The Death of the Technical
I was working with some HTML at work today – the first time I’ve done so in the seven weeks since I stopped being a Client Side Developer, and thus seven weeks since I stopped working with it day in, day out.
The task was not particularly taxing – simply a case of slotting in some content into an intranet page I’d written. It felt rather wierd though, not least as I seem to already have lost the knack of working with the particular style of HTML that is still used at the Beeb.
Whilst my personal sites use CSS to separate content from presentation, at work they’re on the old technique of using HTML tables (and where presentation and content are all one). For those of you who don’t know, coding by table is a rather clunky thing – lots of tags telling the browser what colour to make boxes, and how wide they should be. CSS on the other hand just shoves it all in it’s own file – out of the way and harmless – and your content area is clean and uncluttered.
The thing is not the style of code itself (although it was a little messy) but that not so long ago, I could easily read through that code, filter it all in my mind, and get on with the task in hand. Today I struggled.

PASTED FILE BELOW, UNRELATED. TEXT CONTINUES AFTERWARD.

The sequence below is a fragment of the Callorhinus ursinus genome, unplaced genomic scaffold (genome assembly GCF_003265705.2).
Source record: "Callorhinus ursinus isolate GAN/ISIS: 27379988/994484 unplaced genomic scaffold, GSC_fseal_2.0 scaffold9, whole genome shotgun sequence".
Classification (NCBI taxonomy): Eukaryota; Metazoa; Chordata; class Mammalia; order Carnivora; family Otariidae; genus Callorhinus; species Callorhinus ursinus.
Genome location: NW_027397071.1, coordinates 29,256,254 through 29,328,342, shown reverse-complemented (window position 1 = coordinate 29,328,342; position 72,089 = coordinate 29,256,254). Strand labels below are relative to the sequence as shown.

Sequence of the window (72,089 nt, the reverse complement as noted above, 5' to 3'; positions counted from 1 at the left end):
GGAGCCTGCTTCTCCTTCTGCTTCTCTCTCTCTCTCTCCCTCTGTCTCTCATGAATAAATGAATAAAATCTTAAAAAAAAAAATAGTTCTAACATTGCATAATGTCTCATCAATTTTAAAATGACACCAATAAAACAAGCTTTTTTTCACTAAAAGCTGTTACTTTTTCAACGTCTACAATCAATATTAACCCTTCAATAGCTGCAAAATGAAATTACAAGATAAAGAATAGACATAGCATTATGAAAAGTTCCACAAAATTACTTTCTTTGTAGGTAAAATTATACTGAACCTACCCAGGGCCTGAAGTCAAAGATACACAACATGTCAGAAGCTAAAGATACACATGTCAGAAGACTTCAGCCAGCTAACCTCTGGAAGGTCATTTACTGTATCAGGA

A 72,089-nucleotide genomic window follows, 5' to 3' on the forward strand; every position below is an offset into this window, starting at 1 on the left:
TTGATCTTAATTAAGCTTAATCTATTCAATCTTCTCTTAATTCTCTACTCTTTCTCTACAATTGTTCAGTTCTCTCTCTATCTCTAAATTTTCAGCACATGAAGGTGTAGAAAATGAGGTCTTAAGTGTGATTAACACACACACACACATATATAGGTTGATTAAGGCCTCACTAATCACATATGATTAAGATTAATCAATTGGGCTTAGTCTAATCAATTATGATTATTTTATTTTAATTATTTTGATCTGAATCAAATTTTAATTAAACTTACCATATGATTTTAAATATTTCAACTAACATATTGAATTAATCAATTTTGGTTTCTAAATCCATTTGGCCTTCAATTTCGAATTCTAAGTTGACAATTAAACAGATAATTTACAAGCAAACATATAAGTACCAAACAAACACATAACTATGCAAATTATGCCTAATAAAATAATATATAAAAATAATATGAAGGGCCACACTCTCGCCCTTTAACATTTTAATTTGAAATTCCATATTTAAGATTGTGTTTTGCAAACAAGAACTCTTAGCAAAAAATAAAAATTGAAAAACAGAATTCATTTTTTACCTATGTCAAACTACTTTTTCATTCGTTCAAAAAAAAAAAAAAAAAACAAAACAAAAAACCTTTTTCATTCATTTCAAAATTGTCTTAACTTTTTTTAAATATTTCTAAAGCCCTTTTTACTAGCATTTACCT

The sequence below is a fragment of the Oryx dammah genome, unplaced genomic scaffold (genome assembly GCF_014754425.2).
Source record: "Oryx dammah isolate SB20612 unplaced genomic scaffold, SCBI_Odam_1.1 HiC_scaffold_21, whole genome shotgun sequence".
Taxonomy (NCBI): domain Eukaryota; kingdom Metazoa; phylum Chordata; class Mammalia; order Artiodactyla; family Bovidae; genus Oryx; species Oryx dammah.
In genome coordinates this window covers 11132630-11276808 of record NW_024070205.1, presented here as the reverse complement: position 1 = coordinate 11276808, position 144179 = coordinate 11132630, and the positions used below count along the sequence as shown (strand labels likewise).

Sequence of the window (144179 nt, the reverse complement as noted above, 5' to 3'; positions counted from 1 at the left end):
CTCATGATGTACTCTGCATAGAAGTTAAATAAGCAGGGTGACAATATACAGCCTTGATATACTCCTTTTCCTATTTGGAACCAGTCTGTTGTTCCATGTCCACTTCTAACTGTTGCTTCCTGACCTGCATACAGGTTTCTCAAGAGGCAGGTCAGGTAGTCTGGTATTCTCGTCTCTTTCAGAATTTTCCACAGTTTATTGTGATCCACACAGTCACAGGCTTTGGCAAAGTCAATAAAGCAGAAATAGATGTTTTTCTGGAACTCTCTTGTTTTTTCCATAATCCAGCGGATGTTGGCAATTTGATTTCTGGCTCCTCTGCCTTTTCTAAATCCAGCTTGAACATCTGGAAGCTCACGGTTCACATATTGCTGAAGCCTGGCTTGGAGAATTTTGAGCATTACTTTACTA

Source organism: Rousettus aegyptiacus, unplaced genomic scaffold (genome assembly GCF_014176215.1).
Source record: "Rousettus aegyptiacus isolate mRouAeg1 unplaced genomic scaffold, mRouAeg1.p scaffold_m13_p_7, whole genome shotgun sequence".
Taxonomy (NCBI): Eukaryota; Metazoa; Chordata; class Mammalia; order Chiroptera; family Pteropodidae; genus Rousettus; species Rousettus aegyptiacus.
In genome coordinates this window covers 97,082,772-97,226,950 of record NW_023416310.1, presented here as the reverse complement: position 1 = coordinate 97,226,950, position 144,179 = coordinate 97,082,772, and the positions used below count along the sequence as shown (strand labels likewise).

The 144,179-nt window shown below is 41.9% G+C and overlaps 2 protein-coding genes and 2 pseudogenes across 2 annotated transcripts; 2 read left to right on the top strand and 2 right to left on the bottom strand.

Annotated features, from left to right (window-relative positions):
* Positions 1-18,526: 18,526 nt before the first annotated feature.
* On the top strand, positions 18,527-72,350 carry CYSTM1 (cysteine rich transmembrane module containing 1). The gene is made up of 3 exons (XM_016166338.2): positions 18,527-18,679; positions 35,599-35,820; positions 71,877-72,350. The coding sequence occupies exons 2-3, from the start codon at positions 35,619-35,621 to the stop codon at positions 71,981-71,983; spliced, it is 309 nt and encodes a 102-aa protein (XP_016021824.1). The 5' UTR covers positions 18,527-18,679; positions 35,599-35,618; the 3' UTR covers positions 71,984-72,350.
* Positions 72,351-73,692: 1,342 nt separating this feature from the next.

I have no burning desire to write that style of code any more, nor any need to, so this is not a critically important thing to worry about – unless I suddenly abandon this production m’larky, and restart coding commercially again.
In a few years, the old techniques of coding that way will be pretty much gone anyway – we’re in the transition period where people slowly move from one method to another at their own pace, and my skills with CSS are unlikely to go anywhere whilst I’ve still got websites of my own to code, but it does feel like it’s already slipping away.
It’s just that I suddenly feel like… well I’m becoming… well less techie… That I’m on a slippery slope, sliding down towards the dreaded ‘non-techie’ world. And having been proud of being a techie for four years, that’s a rather strange thing to feel.